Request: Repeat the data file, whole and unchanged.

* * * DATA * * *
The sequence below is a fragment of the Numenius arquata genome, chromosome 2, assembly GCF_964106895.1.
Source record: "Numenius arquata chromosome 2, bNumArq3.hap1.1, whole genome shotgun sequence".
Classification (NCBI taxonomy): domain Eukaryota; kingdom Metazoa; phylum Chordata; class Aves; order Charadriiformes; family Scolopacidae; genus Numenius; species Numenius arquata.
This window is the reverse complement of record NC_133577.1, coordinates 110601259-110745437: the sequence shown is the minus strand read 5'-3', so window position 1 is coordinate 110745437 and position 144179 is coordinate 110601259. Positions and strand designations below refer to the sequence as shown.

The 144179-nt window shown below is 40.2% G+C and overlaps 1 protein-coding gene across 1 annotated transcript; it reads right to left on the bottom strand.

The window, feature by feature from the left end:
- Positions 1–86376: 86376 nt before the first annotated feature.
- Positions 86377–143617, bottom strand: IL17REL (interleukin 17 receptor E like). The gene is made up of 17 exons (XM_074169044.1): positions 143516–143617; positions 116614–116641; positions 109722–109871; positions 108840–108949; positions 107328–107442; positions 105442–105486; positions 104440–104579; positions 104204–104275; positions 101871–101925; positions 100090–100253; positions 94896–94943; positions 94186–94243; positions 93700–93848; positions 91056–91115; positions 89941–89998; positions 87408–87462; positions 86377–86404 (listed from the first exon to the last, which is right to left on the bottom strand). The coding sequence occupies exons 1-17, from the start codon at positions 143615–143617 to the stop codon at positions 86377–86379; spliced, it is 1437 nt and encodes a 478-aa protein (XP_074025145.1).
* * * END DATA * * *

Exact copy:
The sequence below is a fragment of the Numenius arquata genome, chromosome 2, assembly GCF_964106895.1.
Source record: "Numenius arquata chromosome 2, bNumArq3.hap1.1, whole genome shotgun sequence".
Classification (NCBI taxonomy): domain Eukaryota; kingdom Metazoa; phylum Chordata; class Aves; order Charadriiformes; family Scolopacidae; genus Numenius; species Numenius arquata.
This window is the reverse complement of record NC_133577.1, coordinates 110601259-110745437: the sequence shown is the minus strand read 5'-3', so window position 1 is coordinate 110745437 and position 144179 is coordinate 110601259. Positions and strand designations below refer to the sequence as shown.

The 144179-nt window shown below is 40.2% G+C and overlaps 1 protein-coding gene across 1 annotated transcript; it reads right to left on the bottom strand.

The window, feature by feature from the left end:
- Positions 1–86376: 86376 nt before the first annotated feature.
- Positions 86377–143617, bottom strand: IL17REL (interleukin 17 receptor E like). The gene is made up of 17 exons (XM_074169044.1): positions 143516–143617; positions 116614–116641; positions 109722–109871; positions 108840–108949; positions 107328–107442; positions 105442–105486; positions 104440–104579; positions 104204–104275; positions 101871–101925; positions 100090–100253; positions 94896–94943; positions 94186–94243; positions 93700–93848; positions 91056–91115; positions 89941–89998; positions 87408–87462; positions 86377–86404 (listed from the first exon to the last, which is right to left on the bottom strand). The coding sequence occupies exons 1-17, from the start codon at positions 143615–143617 to the stop codon at positions 86377–86379; spliced, it is 1437 nt and encodes a 478-aa protein (XP_074025145.1).